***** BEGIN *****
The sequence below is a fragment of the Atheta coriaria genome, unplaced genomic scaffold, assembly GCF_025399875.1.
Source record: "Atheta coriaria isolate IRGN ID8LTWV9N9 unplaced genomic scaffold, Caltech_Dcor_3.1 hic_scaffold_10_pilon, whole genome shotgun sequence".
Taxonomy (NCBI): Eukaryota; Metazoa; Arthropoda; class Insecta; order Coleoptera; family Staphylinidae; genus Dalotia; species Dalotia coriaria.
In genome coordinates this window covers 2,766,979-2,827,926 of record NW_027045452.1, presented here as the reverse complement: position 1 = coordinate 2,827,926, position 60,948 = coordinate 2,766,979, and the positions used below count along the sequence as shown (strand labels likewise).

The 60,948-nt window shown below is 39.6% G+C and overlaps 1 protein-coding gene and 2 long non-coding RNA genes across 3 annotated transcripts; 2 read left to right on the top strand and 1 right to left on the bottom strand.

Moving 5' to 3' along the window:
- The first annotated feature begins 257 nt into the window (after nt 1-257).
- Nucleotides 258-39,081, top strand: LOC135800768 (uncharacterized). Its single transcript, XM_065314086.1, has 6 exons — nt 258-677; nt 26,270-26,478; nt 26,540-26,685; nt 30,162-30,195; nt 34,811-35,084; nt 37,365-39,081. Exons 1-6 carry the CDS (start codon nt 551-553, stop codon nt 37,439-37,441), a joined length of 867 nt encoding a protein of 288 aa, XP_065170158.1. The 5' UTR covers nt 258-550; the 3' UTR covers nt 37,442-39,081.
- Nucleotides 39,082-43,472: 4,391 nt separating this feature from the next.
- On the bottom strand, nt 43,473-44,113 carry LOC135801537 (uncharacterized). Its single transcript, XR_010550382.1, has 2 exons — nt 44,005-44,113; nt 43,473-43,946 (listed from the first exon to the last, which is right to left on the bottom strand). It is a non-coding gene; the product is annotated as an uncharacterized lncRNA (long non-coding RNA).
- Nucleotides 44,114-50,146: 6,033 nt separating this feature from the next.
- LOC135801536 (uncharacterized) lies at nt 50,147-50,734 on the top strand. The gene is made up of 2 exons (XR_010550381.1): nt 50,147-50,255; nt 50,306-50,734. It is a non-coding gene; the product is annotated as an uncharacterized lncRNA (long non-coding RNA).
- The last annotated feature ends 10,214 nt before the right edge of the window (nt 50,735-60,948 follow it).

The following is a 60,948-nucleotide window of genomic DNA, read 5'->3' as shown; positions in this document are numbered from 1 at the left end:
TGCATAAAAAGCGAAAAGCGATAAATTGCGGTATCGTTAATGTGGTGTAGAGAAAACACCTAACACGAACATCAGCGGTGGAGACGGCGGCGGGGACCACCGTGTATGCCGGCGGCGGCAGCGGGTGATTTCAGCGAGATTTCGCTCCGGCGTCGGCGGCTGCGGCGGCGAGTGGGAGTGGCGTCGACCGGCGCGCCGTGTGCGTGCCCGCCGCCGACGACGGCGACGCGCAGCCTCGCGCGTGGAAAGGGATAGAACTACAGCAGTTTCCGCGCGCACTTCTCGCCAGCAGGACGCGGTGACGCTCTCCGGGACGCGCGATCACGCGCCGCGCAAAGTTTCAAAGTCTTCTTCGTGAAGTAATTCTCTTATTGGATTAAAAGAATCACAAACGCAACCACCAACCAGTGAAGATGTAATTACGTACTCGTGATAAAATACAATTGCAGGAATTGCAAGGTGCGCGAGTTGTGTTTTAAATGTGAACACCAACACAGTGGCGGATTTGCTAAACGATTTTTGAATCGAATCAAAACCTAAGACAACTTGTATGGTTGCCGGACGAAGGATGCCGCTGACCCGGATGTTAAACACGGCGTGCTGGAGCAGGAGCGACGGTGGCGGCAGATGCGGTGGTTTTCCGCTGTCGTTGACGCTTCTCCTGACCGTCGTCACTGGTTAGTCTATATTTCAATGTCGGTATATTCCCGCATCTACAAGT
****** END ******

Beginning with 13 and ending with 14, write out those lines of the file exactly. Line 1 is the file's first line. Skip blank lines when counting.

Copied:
- The last annotated feature ends 10,214 nt before the right edge of the window (nt 50,735-60,948 follow it).

The following is a 60,948-nucleotide window of genomic DNA, read 5'->3' as shown; positions in this document are numbered from 1 at the left end: